The fun of splashing at the beach or exploring a creek is an iconic part of childhood for countless kids around the world. It may also be a valuable investment in lifelong mental health, according to a new study.

Spending time in nature can significantly reduce stress, improve mood, and offer other mental health benefits, yet despite the mounting scientific evidence, many people still don't do it.

That isn't always by choice, of course. Not everyone has easy access to wilderness, and while some city parks and urban forests offer similar benefits, they're not universally available, either.

For many people, it's a matter of motivation. Even when we could spare one hour to hike in a forest or relax by a riverbank, we may not feel adequately compelled. Urban environments are full of duties, diversions, and distractions that hog our attention.

And as the new study suggests, our varying motivation to visit nature as adults – and thus our varying exposure to the potential health benefits – may be rooted in our youth. This supports earlier research linking childhood experiences in nature with adulthood mental health.

"In the context of an increasingly technological and industrialized world, it's important to understand how childhood nature experiences relate to well-being in later life," says lead author Valeria Vitale, a Ph.D. candidate at Sapienza University of Rome.

Using data from 16,000 people around the world, Vitale and her colleagues found that adults who expressed being cheerful and in good spirits relatively frequently were more likely to report having played in and around "blue spaces" as children, referring to watery environments like oceans, lakes, rivers, and creeks.

Previous research has linked exposure to blue spaces with improved mental health, similar to the famous benefits of forests and other vegetated habitats known as green spaces.

And since many blue spaces are actually blue-green, with trees or other substantial plant life around the water, "childhood exposure to blue spaces is likely to play a role in predicting future frequency of green space visits as well," the authors of the new study write.

The research uses data from the BlueHealth International Survey, a multi-country survey "focused on the recreational use of blue spaces and their relationship with human health," according to its website.

In the survey, respondents were asked to recall childhood experiences in blue spaces from birth to 16 years of age, along with details such as how often they went, how far they had to travel, and how comfortable their parents or guardians seemed in letting them play there.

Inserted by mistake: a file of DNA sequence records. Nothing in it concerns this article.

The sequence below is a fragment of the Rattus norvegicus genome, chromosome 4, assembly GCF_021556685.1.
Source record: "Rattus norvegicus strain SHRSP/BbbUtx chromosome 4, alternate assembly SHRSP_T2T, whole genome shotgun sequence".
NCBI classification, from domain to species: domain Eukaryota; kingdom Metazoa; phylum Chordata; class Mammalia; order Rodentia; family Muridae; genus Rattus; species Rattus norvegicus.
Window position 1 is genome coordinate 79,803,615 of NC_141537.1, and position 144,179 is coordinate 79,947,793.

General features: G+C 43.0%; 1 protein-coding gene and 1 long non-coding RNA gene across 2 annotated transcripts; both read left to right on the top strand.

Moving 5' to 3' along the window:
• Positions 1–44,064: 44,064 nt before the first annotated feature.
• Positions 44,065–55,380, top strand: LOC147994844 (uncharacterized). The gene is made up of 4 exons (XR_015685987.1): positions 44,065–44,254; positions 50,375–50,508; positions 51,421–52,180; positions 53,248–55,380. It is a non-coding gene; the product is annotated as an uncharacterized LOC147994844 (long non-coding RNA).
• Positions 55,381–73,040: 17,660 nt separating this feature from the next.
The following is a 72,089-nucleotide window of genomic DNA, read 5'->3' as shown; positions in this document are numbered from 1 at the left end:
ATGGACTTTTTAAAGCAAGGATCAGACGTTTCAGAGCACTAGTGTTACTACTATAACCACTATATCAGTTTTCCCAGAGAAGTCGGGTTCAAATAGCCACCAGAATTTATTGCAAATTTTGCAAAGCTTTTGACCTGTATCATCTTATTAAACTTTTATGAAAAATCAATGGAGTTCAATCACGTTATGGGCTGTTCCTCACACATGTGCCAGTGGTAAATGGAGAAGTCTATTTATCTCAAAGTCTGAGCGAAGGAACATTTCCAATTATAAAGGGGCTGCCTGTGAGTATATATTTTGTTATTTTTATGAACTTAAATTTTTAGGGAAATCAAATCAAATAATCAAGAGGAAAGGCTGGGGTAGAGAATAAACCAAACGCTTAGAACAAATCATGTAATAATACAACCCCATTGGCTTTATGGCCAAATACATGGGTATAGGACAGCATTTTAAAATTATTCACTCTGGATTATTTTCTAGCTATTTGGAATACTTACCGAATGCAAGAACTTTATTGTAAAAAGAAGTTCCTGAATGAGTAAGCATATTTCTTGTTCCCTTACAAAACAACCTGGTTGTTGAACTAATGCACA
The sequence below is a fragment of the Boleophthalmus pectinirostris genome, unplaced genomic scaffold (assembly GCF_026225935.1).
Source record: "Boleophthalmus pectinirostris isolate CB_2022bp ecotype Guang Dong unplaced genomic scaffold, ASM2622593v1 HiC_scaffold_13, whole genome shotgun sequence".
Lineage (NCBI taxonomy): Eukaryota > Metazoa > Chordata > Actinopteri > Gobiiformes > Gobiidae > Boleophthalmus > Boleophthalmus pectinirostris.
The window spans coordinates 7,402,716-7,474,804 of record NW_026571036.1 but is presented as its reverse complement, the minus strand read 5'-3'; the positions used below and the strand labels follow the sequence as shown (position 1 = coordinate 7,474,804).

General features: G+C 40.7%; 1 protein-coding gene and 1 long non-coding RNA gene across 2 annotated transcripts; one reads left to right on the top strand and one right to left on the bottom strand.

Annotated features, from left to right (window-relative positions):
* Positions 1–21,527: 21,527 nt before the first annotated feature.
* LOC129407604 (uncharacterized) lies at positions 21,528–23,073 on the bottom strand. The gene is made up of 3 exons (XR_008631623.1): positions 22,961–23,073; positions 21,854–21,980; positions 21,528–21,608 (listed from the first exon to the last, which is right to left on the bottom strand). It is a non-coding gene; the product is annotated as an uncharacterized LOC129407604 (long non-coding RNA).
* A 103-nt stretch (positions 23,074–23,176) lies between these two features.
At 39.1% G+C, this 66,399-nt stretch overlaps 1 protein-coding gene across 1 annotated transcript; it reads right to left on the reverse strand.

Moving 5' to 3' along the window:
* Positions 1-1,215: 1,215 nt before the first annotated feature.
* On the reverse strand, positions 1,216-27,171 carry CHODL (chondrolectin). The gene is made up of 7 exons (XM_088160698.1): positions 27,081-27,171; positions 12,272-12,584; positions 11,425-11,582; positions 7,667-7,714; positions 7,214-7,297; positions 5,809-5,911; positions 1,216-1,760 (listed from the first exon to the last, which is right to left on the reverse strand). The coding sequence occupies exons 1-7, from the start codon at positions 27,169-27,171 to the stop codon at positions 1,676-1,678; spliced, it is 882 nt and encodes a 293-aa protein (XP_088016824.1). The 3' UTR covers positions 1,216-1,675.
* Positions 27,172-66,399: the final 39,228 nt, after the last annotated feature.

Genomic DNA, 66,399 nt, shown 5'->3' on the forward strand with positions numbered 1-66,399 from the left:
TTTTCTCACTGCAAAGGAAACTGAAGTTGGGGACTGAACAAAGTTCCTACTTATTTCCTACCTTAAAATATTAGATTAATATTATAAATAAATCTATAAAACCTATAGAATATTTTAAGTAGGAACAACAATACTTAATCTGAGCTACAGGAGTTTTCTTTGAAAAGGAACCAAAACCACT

They were also asked about their lives today, including their emotional and psychological well-being over the past two weeks and how often they've visited green or blue spaces in the past four weeks.

Adults who remembered more childhood experiences in blue spaces tended to place more intrinsic value on natural spaces in general, the survey found, and tended to visit them more often. Both of those traits were in turn linked with better mental health in adulthood.

Intrinsic motivation is "the desire to do something because it is pleasurable, valuable, and inherently rewarding," the researchers write. In this study, people who saw more intrinsic value in nature also visited natural settings more often and experienced better mental health.

That fits with previous research suggesting intrinsic motivation can make a big difference.

Not only does intrinsic motivation seem to help create interest and engagement in a beneficial leisure activity, the researchers note, but it might also make the activity even more beneficial.

Someone intrinsically motivated to perform an activity tends to be more relaxed, more focused, and less burdened by negative emotions than someone motivated extrinsically, previous research suggests. This may boost enjoyment of the activity, further reinforcing it as a habit.

"Our findings suggest that building familiarity and confidence in and around blue spaces during childhood may stimulate an inherent joy of nature," Vitale says, "and encourage people to seek out recreational nature experiences, with beneficial consequences for adult mental health."

Of course, letting small kids play around water can be harrowing for parents and guardians, who must consider a child's immediate safety as well as long-term happiness.

"Water settings can be dangerous for children, and parents are right to be cautious," says co-author Leanne Martin, postdoctoral research associate at the University of Exeter's European Centre for Environment and Human Health.

"This research suggests, though, that supporting children to feel comfortable in these settings and developing skills such as swimming at an early age can have previously unrecognized life-long benefits."

The study was published in The Journal of Environmental Psychology.